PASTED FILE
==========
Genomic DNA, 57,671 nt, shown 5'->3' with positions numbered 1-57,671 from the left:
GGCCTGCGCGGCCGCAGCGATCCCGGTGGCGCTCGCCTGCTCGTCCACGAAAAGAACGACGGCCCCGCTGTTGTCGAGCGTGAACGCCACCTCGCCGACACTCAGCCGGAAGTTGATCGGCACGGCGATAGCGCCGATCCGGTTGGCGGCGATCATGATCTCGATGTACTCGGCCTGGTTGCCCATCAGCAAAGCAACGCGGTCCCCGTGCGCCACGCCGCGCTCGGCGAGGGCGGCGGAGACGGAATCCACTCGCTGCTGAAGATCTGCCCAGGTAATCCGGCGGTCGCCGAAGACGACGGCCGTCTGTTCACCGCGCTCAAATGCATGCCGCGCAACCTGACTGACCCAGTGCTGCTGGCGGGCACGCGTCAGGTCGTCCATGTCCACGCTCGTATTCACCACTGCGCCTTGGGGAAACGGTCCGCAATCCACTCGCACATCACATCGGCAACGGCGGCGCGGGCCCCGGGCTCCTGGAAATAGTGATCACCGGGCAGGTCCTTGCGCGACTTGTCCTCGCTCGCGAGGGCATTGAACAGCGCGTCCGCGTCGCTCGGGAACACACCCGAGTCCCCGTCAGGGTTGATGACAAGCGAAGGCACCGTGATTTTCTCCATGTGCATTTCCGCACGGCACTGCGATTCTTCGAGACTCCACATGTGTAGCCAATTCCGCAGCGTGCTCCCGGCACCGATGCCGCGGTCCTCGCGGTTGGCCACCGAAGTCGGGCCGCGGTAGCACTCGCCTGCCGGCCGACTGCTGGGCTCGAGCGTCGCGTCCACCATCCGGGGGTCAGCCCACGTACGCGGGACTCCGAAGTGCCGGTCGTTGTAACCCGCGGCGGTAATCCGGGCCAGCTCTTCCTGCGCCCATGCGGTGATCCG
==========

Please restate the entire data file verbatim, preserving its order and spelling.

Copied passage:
Genomic DNA, 57,671 nt, shown 5'->3' with positions numbered 1-57,671 from the left:
GGCCTGCGCGGCCGCAGCGATCCCGGTGGCGCTCGCCTGCTCGTCCACGAAAAGAACGACGGCCCCGCTGTTGTCGAGCGTGAACGCCACCTCGCCGACACTCAGCCGGAAGTTGATCGGCACGGCGATAGCGCCGATCCGGTTGGCGGCGATCATGATCTCGATGTACTCGGCCTGGTTGCCCATCAGCAAAGCAACGCGGTCCCCGTGCGCCACGCCGCGCTCGGCGAGGGCGGCGGAGACGGAATCCACTCGCTGCTGAAGATCTGCCCAGGTAATCCGGCGGTCGCCGAAGACGACGGCCGTCTGTTCACCGCGCTCAAATGCATGCCGCGCAACCTGACTGACCCAGTGCTGCTGGCGGGCACGCGTCAGGTCGTCCATGTCCACGCTCGTATTCACCACTGCGCCTTGGGGAAACGGTCCGCAATCCACTCGCACATCACATCGGCAACGGCGGCGCGGGCCCCGGGCTCCTGGAAATAGTGATCACCGGGCAGGTCCTTGCGCGACTTGTCCTCGCTCGCGAGGGCATTGAACAGCGCGTCCGCGTCGCTCGGGAACACACCCGAGTCCCCGTCAGGGTTGATGACAAGCGAAGGCACCGTGATTTTCTCCATGTGCATTTCCGCACGGCACTGCGATTCTTCGAGACTCCACATGTGTAGCCAATTCCGCAGCGTGCTCCCGGCACCGATGCCGCGGTCCTCGCGGTTGGCCACCGAAGTCGGGCCGCGGTAGCACTCGCCTGCCGGCCGACTGCTGGGCTCGAGCGTCGCGTCCACCATCCGGGGGTCAGCCCACGTACGCGGGACTCCGAAGTGCCGGTCGTTGTAACCCGCGGCGGTAATCCGGGCCAGCTCTTCCTGCGCCCATGCGGTGATCCG